Next: 3. Create reminders in Calendar
Good guest speaker invitation letters will be clear and easy to read, You'll be amazed at how favorably people respond when they know that.
This is a guest post from George Taylor, Founder of Creative Industry United and Chief Organiser of ‘Strictly Go Networking.’ He is currently the Marketing Manager for Corecom Consulting and is launching an exciting new event brand/venture called ‘Engaging Concerts’ in 2015.
I recently had the privilege of speaking at ‘Event Marketing for Startups,’ held by Eventbrite and General Assembly at the Google Campus in November 2014 (you can view my slideshow here).
Somebody in the audience asked me ‘how do you book really cool keynote speakers? How do you book someone well known when your brand is not-so-well-known?’ I thought ‘what a great question!’
This article will speak in depth about something I know very well and will give you the run-down on how you can book keynote speakers (sometimes known as those ‘hero’ speakers’) that will really make the difference at your next event, even if it’s not well known yet…
Firstly, what is a hero speaker?
A hero or keynote speaker is a ‘thought leader,’ someone who is an innovator or high-achiever in their particular field; an expert in their chosen area. So in the world of business, it may be someone like Richard Branson. In music, it could be Lady Gaga or Ed Sheeran, but these are quite broad examples.
If your event has a very niche subject area and target audience such as ‘musicians that use crowd funding,’ for example, then your horizon narrows, so you have to find somebody who is an expert in that field.
So in this case, someone like Dave McPherson from InMe would be a good example as he’s gone from being signed to a major label and on the front page of the Kerrang! Magazine to running successful Pledge Music campaigns time and time again, where some of his singles have achieved Top 10 chart success. Or it could be the founder/president of Pledge Music, Benji. You get the point…
If you’re starting out, and your event brand is not very well known, then it may be a good idea to go after great industry names that don’t have a lot of public speaking experience. When I invited Dave McPherson to speak, it turned out he had NEVER done public speaking before, yet he is very well known in the world of music and crowd funding, which I found surprising.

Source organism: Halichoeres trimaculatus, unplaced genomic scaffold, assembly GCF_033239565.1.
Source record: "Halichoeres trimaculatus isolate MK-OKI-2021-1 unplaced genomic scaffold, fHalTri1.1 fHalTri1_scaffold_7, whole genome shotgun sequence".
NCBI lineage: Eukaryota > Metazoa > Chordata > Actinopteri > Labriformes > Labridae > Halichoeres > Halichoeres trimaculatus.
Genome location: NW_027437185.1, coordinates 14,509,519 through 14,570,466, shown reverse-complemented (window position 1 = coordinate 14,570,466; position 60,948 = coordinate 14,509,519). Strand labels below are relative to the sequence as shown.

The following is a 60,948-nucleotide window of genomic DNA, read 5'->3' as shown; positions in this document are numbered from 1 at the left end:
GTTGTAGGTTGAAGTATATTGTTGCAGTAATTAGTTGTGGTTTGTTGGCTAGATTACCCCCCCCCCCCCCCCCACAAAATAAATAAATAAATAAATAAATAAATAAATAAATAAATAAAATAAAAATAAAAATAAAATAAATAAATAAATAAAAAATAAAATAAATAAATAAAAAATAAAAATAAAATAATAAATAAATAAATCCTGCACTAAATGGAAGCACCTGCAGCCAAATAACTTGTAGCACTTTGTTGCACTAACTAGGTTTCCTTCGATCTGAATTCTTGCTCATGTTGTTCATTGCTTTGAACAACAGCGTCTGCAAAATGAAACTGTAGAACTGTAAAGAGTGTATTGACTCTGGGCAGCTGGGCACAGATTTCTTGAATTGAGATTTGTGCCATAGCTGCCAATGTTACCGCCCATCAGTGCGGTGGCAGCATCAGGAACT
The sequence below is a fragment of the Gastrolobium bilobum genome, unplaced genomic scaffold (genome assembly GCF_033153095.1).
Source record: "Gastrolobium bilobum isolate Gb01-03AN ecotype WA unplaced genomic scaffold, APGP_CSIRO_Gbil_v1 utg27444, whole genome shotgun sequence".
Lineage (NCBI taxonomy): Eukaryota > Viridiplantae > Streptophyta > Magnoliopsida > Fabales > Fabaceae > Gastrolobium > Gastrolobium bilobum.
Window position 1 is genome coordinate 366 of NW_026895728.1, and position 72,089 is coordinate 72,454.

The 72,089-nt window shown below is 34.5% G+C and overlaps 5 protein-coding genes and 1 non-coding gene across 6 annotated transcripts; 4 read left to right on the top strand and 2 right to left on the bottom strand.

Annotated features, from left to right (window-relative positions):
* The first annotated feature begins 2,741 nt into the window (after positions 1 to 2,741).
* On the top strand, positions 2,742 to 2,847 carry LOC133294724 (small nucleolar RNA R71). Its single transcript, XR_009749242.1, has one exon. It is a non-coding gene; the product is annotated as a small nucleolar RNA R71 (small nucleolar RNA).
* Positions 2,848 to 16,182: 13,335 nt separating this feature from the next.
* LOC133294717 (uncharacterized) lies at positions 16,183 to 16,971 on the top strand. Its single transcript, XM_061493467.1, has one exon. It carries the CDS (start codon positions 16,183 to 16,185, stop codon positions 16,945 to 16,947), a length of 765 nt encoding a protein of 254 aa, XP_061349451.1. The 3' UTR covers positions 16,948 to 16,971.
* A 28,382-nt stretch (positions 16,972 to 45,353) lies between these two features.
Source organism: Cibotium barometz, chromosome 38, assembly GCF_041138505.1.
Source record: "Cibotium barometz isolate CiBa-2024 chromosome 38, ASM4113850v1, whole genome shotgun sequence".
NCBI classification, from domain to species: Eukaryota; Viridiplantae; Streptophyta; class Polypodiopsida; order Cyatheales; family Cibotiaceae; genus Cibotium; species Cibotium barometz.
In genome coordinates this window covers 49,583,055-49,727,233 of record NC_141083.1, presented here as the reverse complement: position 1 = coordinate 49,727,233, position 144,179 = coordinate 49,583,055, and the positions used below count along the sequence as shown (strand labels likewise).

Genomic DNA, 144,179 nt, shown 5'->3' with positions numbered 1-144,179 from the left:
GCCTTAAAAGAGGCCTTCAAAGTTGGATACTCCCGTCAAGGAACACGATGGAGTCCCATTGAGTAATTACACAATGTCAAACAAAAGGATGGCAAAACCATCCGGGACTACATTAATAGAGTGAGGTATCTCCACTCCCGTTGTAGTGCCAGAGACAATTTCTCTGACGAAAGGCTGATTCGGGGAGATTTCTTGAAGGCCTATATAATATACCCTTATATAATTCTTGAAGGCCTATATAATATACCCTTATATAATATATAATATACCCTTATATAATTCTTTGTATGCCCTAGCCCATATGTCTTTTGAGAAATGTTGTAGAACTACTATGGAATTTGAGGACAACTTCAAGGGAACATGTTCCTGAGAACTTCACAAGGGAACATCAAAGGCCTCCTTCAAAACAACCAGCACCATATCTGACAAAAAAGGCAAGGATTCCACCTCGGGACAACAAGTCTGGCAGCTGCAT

So look out for these ‘hidden gems,’ as it’ll inspire more people to attend and give your event a more exclusive feel. The chances of them saying ‘yes’ will increase too!
Dave felt somewhat excited at the prospect of speaking in front of 200ish musicians, as it was something he had never done before, and he was passionate to talk about the topic of successful crowd funding for musicians.
For other speakers it may be a chance for them to show their expertise, bolster their CV, network with the other speakers, gain exposure for their cause or promote their latest project. Whatever value you feel will be their major motivator, put it first in your invite to them.
Tell them exactly what you require from them with a run-sheet of the event. Mention who will be there, what they need to talk about, and what the benefits will be for them, i.e. food and travel expenses, etc.
Don’t over complicate the invite or fill it full of waffle and jargon, simply explain the key details or your event, who the audience is, why they’d be a great fit and why there’s a benefit to them.
Typically the biggest hero speakers will only say ‘yes’ if there is something in it for them, and if it’s very convenient.
Check their LinkedIn profiles or official websites to see if they’re trying to promote something that would be relevant to your events’ audience; or if they’re in town when your event is on. With hero speakers, timing is everything.
High profile people tend to have booking agents, managers, PAs and publicists – sometimes all of those! However with tools like LinkedIn, Twitter and Instagram it’s easier than ever to get in direct contact with very influential people. Perhaps you can even guess their correct email address.
If you can contact them directly, you will probably have a higher chance of success. You’ll be surprised at how many celebrities and ‘experts’ will respond to your contact them directly. I’ve received responses from people from the Dragon’s Den, well known musicians and TV presenters just by asking the question. Don’t be shy! And be professional (see point two) as they won’t respond to ‘groupie’ mail, I can guarantee you.
However, if you can’t get in touch directly, then work with whoever is their key gatekeeper and try to turn them into an asset. Be straight up with them, tell them why you want their star to appear at your event, and ask them how they could be persuaded.